I can see why it is called the sheaf filling stitch since these sort of look like sheaves of wheat!
This lovely stitch is the latest stitch I have learned from 100 Stitches
I am happy to report that this is a very easy stitch to learn and do.
It is made up of three vertical stitches and two horizontal stitches. So easy, and I think this stitch gives such a beautiful result:
I really love this "wheat" colored floss I am using. It is pearl cotton floss - color variations from dmc and is #4128. To demonstrate my stitching, I am marking three vertical, parallel lines, 1/2" apart:
The first step is to come up through the fabric on the left side of the top line:
Pull all the way through and go back into the fabric on left side of the middle line, directly below where your floss first emerged.
Pull all the way through to make a vertical straight stitch:
Come back out a little to the right of the first stitch
and make a second straight stitch:
Do the same think to make a third straight stitch:
Now for the two horizontal stitches. Bring your needle up through your fabric under the center vertical straight stitch. Don't pierce the vertical stitches, just slide the needle under them towards the left:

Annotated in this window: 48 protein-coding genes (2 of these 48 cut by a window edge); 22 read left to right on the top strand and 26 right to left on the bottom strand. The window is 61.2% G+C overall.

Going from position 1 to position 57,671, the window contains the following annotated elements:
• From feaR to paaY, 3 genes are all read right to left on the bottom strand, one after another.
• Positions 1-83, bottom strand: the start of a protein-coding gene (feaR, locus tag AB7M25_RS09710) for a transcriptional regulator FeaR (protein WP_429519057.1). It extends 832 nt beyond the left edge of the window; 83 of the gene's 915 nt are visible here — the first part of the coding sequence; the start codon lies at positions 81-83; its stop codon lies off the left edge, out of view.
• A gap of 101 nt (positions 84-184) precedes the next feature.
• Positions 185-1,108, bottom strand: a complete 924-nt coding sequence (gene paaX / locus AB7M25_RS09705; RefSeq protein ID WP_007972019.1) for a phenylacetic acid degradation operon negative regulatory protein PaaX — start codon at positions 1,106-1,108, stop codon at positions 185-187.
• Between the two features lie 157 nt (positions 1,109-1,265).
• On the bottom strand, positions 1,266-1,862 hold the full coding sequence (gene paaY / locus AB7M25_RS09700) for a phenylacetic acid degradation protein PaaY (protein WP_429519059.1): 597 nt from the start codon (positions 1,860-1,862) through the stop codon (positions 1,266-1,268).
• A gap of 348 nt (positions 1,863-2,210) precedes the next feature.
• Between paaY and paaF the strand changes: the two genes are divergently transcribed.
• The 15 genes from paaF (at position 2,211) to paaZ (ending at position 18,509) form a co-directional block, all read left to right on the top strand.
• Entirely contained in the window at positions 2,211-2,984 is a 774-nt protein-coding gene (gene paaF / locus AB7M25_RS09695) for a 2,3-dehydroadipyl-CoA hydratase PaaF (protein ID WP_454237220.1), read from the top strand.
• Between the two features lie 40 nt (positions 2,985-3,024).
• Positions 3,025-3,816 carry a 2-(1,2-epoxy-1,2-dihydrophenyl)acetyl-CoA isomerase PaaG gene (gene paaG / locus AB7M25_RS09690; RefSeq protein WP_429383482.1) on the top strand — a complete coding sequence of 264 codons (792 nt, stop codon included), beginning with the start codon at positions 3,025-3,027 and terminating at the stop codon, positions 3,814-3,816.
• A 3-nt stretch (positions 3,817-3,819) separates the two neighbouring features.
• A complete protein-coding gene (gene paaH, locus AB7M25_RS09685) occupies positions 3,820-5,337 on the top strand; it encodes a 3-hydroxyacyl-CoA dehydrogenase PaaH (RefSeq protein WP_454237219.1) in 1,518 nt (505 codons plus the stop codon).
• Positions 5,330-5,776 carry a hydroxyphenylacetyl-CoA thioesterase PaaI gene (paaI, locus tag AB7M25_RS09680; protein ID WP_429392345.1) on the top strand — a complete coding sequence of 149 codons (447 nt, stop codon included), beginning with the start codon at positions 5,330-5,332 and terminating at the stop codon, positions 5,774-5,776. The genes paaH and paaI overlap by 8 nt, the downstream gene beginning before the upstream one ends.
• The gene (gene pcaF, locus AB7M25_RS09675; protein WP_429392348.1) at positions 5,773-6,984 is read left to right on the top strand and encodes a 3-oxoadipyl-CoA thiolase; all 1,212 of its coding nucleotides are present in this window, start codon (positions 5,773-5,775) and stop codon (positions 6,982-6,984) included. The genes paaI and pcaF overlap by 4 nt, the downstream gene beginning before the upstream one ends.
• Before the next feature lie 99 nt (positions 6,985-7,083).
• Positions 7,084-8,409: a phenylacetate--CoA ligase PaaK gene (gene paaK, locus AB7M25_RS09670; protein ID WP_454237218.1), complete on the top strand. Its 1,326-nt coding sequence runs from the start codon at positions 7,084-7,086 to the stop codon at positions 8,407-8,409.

Pull the needle all the way towards the left:
Keep pulling all the way:
Now bring your needle around to the right side of the three vertical straight stitches and slide it under the three vertical stitches. Don't pierce the fabric or the stitches...just slide the needle under the stitches. Notice the working floss is curving around above the three stitches and the needle is sliding below where the floss emerged:
Slide the needle all the way and keep pulling to the left. Notice the loop forming?
Pull all the way until the loop is fairly tight and this will draw the three vertical stitches together. This is the first horizontal stitch:
Now to make the second horizontal stitch, bring the needle around to the right side of the three vertical stitches. Notice the working floss is looping over the vertical stitches and the needle is sliding to the left and under the vertical stitches and below the first horizontal stitch:
Keep sliding the needle to the left and keep pulling until the second horizontal stitch is formed:
To finish this first sheaf, just go back into the fabric under the two horizontal stitches;
If you were only doing this stitch as an isolated stitch, you would now secure the floss on the underside of the fabric.
To stitch in rows, now come back up through the fabric on the middle guide line, to the right of the fist sheaf filling stitch:
Make the three vertical straight stitches:
and then the two horizontal stitches:
and complete the second sheaf filling stitch:
just keep alternating stitching on the top and bottom rows for this border effect:
Here is the interesting look of the underside of this stitching: